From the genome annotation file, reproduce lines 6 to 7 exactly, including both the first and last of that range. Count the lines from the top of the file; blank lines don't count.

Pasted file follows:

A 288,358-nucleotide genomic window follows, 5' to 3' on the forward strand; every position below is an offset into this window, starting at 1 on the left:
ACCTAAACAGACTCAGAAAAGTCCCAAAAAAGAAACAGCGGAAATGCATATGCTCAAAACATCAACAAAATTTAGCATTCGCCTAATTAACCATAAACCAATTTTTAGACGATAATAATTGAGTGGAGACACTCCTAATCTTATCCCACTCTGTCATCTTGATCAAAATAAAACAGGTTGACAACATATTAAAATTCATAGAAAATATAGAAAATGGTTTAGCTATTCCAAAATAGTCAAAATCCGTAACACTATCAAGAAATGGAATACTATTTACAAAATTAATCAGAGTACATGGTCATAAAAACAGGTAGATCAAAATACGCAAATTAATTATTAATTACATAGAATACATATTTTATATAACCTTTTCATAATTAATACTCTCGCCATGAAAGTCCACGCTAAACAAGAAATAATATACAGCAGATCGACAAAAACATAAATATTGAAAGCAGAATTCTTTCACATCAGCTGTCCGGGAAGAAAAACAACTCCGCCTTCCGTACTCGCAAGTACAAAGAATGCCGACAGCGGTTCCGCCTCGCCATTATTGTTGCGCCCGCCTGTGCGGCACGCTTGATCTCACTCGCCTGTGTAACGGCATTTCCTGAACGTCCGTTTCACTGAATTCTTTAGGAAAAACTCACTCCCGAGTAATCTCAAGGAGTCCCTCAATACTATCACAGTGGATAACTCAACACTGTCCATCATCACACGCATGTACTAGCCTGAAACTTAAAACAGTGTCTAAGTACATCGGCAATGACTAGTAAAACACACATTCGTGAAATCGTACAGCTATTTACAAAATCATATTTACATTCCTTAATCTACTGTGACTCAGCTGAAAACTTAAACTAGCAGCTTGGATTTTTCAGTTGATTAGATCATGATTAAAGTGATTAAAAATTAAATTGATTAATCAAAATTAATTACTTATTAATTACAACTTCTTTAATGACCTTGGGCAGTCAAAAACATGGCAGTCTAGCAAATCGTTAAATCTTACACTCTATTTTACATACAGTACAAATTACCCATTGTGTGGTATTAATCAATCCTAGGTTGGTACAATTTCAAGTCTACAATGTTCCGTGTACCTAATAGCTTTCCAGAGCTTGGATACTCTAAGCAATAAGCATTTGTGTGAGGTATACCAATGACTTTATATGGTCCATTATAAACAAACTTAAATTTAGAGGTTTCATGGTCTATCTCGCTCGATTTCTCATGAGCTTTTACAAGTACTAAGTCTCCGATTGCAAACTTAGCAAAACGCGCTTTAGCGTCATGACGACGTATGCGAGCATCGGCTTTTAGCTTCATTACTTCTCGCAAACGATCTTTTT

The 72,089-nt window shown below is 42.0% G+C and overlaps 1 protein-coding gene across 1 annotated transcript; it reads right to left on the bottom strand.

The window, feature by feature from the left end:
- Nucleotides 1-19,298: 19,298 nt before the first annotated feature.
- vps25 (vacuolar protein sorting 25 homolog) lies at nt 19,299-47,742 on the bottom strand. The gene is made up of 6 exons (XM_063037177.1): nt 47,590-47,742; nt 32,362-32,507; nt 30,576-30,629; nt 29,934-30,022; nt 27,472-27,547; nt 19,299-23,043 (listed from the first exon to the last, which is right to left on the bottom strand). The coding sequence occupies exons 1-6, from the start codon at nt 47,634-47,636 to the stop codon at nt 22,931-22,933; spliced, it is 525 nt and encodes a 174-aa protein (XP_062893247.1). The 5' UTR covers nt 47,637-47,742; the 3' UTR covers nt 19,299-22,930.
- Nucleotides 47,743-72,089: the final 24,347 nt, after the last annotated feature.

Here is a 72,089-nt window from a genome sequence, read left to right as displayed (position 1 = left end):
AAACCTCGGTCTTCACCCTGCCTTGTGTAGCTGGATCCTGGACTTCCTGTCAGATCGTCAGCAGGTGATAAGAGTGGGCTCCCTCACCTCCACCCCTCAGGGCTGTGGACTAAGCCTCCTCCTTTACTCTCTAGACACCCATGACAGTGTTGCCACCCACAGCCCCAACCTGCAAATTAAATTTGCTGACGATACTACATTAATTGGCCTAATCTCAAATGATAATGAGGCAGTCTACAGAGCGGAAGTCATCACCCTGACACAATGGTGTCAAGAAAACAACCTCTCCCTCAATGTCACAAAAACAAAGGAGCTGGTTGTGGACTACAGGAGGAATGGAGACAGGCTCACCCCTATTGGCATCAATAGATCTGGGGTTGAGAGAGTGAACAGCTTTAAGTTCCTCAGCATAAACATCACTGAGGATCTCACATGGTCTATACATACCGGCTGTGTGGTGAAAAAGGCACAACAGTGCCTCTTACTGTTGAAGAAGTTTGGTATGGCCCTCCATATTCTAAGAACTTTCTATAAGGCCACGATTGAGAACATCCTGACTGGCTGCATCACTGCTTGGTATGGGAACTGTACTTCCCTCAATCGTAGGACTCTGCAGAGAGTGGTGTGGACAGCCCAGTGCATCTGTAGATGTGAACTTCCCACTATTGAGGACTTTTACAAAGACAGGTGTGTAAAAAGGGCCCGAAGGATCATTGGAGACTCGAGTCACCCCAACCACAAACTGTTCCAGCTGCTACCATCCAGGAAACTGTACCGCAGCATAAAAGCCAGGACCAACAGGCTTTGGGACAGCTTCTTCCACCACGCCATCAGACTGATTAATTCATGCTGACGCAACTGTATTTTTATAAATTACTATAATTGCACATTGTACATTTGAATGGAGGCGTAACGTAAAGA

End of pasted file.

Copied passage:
- vps25 (vacuolar protein sorting 25 homolog) lies at nt 19,299-47,742 on the bottom strand. The gene is made up of 6 exons (XM_063037177.1): nt 47,590-47,742; nt 32,362-32,507; nt 30,576-30,629; nt 29,934-30,022; nt 27,472-27,547; nt 19,299-23,043 (listed from the first exon to the last, which is right to left on the bottom strand). The coding sequence occupies exons 1-6, from the start codon at nt 47,634-47,636 to the stop codon at nt 22,931-22,933; spliced, it is 525 nt and encodes a 174-aa protein (XP_062893247.1). The 5' UTR covers nt 47,637-47,742; the 3' UTR covers nt 19,299-22,930.
- Nucleotides 47,743-72,089: the final 24,347 nt, after the last annotated feature.